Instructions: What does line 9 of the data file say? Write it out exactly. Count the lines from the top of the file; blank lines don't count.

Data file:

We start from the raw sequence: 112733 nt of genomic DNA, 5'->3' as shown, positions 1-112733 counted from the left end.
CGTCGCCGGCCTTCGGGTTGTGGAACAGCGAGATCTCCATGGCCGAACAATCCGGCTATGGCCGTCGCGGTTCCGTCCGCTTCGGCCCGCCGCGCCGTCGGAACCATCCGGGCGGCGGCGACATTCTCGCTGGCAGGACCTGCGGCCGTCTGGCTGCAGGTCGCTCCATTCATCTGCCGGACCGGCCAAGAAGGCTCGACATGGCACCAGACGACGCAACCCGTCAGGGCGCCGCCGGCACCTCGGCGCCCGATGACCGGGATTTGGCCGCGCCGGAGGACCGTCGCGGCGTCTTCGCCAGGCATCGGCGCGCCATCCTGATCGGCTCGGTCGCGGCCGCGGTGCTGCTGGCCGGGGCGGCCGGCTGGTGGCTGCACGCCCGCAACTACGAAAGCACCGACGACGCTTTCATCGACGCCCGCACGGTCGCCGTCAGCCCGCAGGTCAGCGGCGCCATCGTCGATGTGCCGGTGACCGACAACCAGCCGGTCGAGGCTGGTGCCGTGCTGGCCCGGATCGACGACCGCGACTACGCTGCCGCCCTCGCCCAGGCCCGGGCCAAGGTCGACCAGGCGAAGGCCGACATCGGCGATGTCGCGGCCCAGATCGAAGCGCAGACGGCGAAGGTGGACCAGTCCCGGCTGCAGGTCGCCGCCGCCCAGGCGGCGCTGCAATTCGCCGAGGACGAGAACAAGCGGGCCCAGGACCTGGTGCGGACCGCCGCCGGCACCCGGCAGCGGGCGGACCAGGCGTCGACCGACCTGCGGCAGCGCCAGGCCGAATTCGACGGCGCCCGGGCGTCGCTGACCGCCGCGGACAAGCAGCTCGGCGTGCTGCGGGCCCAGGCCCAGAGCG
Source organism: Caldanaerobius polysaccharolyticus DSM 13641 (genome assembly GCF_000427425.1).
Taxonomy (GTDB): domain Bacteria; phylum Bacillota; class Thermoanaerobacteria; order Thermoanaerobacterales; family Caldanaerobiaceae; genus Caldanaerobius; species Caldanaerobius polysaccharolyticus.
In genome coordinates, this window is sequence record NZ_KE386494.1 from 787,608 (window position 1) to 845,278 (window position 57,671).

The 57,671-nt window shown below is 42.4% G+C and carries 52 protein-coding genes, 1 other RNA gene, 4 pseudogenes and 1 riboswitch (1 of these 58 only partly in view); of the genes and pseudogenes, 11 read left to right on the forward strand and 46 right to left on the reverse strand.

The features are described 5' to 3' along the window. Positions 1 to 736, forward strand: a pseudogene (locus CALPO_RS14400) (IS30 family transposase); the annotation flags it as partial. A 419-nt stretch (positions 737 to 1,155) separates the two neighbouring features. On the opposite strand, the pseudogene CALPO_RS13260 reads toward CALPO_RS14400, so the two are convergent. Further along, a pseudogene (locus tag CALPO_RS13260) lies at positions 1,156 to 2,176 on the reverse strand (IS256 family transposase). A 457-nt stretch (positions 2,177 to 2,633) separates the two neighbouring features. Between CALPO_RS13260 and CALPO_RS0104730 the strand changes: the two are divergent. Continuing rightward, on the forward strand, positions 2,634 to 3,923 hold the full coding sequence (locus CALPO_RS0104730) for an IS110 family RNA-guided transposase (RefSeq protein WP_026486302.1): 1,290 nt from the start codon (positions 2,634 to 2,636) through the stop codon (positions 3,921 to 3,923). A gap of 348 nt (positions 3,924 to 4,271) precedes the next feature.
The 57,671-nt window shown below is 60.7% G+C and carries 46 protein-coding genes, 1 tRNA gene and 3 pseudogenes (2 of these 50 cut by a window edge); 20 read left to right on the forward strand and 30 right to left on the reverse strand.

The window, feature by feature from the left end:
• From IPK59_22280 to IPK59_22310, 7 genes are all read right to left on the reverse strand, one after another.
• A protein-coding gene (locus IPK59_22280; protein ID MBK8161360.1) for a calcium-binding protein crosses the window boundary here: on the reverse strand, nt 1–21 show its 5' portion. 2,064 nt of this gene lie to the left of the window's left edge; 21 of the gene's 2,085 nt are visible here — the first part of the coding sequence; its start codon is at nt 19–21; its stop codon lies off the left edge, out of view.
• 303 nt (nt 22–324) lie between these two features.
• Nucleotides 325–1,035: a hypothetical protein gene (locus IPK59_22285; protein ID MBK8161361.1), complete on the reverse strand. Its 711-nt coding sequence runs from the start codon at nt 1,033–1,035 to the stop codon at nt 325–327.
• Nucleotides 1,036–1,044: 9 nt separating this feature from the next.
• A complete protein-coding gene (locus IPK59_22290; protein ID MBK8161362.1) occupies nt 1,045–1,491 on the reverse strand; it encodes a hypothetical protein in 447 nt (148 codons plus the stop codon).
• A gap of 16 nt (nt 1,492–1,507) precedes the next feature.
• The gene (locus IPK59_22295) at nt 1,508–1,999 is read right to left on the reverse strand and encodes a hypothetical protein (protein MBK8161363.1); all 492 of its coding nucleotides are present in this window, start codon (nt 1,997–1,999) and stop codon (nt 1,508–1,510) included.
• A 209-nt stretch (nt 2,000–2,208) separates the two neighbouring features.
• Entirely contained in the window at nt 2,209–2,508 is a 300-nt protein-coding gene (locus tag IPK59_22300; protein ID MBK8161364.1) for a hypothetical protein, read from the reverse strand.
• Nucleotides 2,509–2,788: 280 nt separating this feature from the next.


The window, feature by feature from the left end: